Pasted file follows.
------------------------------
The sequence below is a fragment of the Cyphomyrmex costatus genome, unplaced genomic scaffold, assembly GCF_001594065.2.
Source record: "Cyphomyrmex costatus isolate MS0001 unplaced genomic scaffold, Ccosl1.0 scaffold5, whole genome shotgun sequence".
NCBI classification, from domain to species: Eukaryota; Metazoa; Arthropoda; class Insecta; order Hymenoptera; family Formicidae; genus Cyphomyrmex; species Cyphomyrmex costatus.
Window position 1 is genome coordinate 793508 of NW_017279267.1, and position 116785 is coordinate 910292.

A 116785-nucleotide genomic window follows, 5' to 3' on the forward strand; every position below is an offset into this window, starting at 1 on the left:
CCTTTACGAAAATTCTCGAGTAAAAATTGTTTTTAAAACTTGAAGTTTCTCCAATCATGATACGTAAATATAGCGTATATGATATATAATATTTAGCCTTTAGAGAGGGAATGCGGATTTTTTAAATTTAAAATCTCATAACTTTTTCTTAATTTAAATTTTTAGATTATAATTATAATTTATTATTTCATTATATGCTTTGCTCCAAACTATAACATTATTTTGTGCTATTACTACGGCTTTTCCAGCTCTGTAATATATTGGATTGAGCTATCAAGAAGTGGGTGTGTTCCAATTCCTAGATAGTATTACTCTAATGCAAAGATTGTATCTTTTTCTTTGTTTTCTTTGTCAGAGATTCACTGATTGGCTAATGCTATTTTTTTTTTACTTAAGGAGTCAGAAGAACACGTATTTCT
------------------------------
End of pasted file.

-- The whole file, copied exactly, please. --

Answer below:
The sequence below is a fragment of the Cyphomyrmex costatus genome, unplaced genomic scaffold, assembly GCF_001594065.2.
Source record: "Cyphomyrmex costatus isolate MS0001 unplaced genomic scaffold, Ccosl1.0 scaffold5, whole genome shotgun sequence".
NCBI classification, from domain to species: Eukaryota; Metazoa; Arthropoda; class Insecta; order Hymenoptera; family Formicidae; genus Cyphomyrmex; species Cyphomyrmex costatus.
Window position 1 is genome coordinate 793508 of NW_017279267.1, and position 116785 is coordinate 910292.

A 116785-nucleotide genomic window follows, 5' to 3' on the forward strand; every position below is an offset into this window, starting at 1 on the left:
CCTTTACGAAAATTCTCGAGTAAAAATTGTTTTTAAAACTTGAAGTTTCTCCAATCATGATACGTAAATATAGCGTATATGATATATAATATTTAGCCTTTAGAGAGGGAATGCGGATTTTTTAAATTTAAAATCTCATAACTTTTTCTTAATTTAAATTTTTAGATTATAATTATAATTTATTATTTCATTATATGCTTTGCTCCAAACTATAACATTATTTTGTGCTATTACTACGGCTTTTCCAGCTCTGTAATATATTGGATTGAGCTATCAAGAAGTGGGTGTGTTCCAATTCCTAGATAGTATTACTCTAATGCAAAGATTGTATCTTTTTCTTTGTTTTCTTTGTCAGAGATTCACTGATTGGCTAATGCTATTTTTTTTTTACTTAAGGAGTCAGAAGAACACGTATTTCT